Leong Sze Hian / Senior Writer

Anecdotal evidence seems to suggest that most bond breakers come from more affluent families.

I refer to media reports about the break-down of scholarship awardees who stay in HDB and private property.

I would like to suggest that the percentage of scholars from HDB flats be further broken down to the different flat types, i.e. 1 – 2 room, 3-room, 4-room, and 5-room and bigger. Since the private property data was broken down to landed and condominiums, why not the HDB data ?

I understand that the statistics last reported in the media was that more than 60 per cent of scholars comes from HDB 5-room and bigger, and private property.

According to the Department of Statistics’ (DOS) 2008 Yearbook of Statistics, 69 per cent of HDB flats were 4-room and smaller.

Since more than 80 per cent of residential dwelling units are HDB flats, the proportion of scholars from private property is disproportionately high.

Even the proportion of landed property at 26 per cent is disproportionately higher, compared to the 27 per cent for private non-landed property, as only 29 per cent of all private property are landed.

Another way of looking at it may be that students from private property have about a two times higher chance of getting a scholarship, and those from HDB 5-room and bigger about a one and a half times higher chance.

In this regard, even those in landed property have about a two times higher chance than non-landed.

Clearly, at least from a statistical perspective, the odds may be stacked against HDB 4-roomers and smaller.


What is perhaps an even more important statistic is the breakdown of the household and per capita income.


The type of residential dwelling may not necessarily reflect the financial need and affordability of the scholarship applicant.


If the current trend continues, it may lead to a further widening of the income gap. Singapore’s GINI co-efficient has been deteriorating over the years, and is now at an all-time high.


Route out of poverty


Throughout history, I believe the most common route out of poverty has been education.


Whilst there is nothing wrong with awarding scholarships primarily on academic achievement, the current selection criteria and system may be further skewed against lower-income households, as their children may have less in the areas of co-curricular activities, leadership track record, etc, because of their limited financial resources.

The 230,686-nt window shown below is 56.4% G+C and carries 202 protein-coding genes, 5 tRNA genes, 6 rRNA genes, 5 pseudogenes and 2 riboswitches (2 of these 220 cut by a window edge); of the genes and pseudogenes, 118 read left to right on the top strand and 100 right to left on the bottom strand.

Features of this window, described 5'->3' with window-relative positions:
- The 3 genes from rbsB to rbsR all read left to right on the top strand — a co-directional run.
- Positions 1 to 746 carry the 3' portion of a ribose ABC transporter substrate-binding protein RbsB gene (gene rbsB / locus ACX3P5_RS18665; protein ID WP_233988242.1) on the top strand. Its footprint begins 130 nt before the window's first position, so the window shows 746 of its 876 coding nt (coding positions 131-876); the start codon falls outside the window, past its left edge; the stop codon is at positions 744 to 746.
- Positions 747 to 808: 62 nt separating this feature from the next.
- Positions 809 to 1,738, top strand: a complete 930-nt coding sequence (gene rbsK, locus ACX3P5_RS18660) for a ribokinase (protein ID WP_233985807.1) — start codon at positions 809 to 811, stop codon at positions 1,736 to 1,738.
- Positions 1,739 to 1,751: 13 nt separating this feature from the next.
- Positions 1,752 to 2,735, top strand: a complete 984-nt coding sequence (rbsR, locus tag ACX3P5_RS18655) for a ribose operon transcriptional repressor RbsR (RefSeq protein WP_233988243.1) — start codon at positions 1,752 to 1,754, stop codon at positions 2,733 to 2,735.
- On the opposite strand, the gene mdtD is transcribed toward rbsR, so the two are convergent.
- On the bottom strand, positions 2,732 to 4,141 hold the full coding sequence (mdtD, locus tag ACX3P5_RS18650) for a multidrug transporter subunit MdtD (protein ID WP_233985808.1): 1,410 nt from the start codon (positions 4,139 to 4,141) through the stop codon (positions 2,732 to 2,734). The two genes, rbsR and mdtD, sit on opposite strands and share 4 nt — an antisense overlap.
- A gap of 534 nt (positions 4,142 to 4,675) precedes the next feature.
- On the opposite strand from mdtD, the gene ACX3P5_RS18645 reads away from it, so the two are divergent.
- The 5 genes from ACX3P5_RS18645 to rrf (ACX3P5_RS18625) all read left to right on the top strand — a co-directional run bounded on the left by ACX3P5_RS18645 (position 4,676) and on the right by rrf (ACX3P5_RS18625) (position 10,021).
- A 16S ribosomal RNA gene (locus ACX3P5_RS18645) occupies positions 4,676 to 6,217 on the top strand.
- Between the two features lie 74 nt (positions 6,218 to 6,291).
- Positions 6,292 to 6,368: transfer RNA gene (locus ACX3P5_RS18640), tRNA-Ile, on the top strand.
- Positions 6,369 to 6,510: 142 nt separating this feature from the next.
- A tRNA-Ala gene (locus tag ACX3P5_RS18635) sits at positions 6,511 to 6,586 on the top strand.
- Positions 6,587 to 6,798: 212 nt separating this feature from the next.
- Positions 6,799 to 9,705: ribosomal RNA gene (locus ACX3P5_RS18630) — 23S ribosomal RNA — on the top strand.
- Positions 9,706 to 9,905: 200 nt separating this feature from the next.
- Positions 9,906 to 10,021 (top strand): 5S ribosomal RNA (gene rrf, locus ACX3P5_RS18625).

This may further stack the odds against the lower-income, who have less resources to access tuition, enrichment programmes, learning aids, etc.


In countries like the United States, many scholarships are awarded based on financial need. Those who can afford get less money, and those who are rich are given a Honour Scholarship, i.e. in name only without money.


I support Mr Philip Yeo’s preference to give scholarships to the lower income. Anecdotal evidence seems to suggest that most bond breakers come from more affluent families. So, the perennial problem and increasing trend of more people breaking bonds may be diminished if more scholarships go to the less affluent.


As to the remarks that the family background of applicants are not taken into account, I would like to ask whether the selection panel are able to see such information. If so, I think those involved in the selection and interview process should not be allowed to see such information.


The issue of elitism in Singapore has been much debated in the media. Let’s try to do something more about it, in the true spirit of one of the five stars of our national flag, which represents equality for all.

Read also:

Seeing stars: Uniquely S’pore – Progress .


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